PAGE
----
New rules recently came into place allowing landlords in England to use ID verification technology to carry out digital identity checks.
This means that prospective tenants can now have their ID checks carried out using technology authorised by the Home Office, as opposed to documents being physically examined by landlords.
If implemented successfully, the new technology could reduce risk and help streamline the right to work and right to rent checks. However, the proposals have a long way to go to give landlords certainty that they are following the rules correctly, as the system as it stands presents a number of challenges.
Firstly, there is the question of cost. Landlords are receiving emails from the Home Office telling them to prepare for the new system, but the list of authorised providers has not been released, meaning landlords are unable to get quotes for the new technology.
My view is that this technology will likely be cost effective for larger organisations with a higher turnover of staff but will impact smaller businesses adversely.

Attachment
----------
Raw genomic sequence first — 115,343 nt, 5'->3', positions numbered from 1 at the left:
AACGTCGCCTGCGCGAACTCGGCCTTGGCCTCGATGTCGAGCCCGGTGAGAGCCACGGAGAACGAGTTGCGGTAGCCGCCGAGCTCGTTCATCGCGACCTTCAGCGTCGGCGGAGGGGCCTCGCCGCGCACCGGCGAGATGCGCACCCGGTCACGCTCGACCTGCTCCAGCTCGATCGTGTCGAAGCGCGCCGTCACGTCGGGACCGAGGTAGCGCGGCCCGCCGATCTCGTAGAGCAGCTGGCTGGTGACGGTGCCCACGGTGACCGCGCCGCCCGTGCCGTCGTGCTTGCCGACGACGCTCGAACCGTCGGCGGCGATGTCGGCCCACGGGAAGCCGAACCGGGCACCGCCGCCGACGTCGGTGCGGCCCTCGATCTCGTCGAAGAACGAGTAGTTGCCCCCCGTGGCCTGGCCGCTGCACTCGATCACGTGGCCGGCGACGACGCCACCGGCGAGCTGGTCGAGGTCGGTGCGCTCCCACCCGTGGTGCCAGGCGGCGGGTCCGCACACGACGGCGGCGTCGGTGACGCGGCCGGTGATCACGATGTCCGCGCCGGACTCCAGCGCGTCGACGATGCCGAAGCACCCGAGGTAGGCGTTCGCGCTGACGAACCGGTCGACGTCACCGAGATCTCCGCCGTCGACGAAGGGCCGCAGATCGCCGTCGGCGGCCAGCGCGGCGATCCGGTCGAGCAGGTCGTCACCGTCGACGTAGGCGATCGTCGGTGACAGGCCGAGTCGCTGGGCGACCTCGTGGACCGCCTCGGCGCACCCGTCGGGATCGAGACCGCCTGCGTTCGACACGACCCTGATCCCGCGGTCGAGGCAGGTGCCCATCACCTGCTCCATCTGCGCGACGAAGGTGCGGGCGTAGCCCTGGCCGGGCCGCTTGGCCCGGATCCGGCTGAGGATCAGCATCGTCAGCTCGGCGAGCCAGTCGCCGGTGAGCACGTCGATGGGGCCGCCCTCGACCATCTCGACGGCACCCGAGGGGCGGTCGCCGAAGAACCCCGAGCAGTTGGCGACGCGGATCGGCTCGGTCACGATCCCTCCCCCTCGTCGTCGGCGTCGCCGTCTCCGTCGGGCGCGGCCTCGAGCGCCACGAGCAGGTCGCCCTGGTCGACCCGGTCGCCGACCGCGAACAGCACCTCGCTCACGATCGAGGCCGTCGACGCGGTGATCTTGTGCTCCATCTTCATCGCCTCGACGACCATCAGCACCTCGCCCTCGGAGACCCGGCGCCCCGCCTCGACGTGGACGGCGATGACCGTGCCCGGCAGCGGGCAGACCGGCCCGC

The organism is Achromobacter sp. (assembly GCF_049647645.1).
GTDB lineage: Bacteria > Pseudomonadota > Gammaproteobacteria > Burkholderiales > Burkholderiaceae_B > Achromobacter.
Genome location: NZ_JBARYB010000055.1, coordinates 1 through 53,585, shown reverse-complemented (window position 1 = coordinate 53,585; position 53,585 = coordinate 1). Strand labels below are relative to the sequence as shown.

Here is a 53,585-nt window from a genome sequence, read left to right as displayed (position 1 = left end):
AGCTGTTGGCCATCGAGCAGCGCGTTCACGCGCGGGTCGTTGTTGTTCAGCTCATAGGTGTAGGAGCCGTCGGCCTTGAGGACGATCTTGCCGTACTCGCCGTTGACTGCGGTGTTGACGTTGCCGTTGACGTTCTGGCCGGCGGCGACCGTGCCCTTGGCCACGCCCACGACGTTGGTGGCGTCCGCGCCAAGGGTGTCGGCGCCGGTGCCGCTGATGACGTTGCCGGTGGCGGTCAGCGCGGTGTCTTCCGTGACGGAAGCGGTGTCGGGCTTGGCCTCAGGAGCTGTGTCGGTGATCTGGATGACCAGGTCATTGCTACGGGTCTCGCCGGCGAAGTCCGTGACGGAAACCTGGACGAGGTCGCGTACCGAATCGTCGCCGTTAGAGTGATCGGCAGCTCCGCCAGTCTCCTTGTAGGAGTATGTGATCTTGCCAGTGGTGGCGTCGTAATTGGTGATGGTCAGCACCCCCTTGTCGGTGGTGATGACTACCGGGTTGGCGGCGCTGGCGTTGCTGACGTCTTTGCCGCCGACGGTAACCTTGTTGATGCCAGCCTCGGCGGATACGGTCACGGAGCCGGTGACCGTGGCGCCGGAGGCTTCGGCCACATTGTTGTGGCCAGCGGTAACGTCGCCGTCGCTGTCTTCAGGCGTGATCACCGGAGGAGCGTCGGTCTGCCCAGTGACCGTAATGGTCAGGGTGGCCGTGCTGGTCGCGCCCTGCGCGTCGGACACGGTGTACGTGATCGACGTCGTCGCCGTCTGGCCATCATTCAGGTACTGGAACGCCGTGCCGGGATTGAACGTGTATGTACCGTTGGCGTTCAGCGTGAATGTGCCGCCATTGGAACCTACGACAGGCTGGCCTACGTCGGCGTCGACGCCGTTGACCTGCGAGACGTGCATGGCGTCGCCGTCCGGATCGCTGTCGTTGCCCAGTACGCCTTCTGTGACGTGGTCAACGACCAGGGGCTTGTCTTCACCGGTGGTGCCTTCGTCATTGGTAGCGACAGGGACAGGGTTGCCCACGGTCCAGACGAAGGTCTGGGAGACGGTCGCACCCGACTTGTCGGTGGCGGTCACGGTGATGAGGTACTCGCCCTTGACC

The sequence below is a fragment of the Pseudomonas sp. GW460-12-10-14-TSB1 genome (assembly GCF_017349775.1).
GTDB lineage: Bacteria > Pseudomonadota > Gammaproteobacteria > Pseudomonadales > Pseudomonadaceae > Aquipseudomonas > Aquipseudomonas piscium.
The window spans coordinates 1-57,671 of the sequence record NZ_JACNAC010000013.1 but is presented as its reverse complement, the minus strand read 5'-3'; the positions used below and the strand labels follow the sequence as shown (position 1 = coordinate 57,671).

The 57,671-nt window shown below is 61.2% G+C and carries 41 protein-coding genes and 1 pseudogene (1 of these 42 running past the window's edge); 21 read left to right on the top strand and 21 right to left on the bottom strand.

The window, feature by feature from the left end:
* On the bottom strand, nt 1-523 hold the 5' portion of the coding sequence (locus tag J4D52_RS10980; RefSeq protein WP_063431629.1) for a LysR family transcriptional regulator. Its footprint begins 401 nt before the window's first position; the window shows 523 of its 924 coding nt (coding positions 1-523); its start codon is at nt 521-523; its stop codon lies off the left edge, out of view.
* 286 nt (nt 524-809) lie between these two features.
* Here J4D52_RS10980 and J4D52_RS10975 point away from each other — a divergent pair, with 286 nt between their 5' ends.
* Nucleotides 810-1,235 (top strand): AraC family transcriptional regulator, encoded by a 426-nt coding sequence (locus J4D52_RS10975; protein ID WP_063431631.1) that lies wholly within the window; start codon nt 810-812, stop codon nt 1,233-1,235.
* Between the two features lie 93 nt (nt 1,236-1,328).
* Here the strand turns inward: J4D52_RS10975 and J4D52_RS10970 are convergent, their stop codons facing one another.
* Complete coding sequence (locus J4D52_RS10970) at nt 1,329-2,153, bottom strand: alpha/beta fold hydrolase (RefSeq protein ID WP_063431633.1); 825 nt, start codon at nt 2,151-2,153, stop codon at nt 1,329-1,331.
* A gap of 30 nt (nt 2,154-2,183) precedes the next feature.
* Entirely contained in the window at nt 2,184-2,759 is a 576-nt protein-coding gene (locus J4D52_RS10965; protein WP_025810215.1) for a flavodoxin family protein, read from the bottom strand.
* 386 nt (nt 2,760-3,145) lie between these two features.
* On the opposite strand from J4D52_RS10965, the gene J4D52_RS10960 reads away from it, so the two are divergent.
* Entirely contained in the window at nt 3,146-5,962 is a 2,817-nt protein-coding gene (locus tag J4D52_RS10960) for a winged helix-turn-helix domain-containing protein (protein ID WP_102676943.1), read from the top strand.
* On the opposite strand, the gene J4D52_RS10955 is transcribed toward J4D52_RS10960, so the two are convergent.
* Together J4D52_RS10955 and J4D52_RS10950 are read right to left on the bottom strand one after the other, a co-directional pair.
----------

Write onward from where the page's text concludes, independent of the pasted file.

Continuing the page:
Then comes the issue of company certification. Only certified tech companies will be authorised to undertake these identity checks, but it appears that responsibility to check if a tech company remains certified will lie with employers and landlords, not the tech companies themselves or government.
Given the high risk that companies face if they get it wrong, they need assurances they can rely on third-party providers without the worry that their provider’s certification will be removed without them knowing or having to check every year that they are still certified.
Finally, data could be a serious issue. Organisations considering using the new ID tech need to be mindful of GDPR. And, as with many other digital identity checks, prospective landlords offering ID tech will need to ensure that the public are using safe and secure ways to establish their identity, given the risk of fraud and security concerns.
With all these factors in mind, is it worth it for landlords to invest their time and money in this new technology? I say yes – but not just yet.
Emma Humphreys is a partner and Paul McCarthy is senior associate at Charles Russell Speechlys
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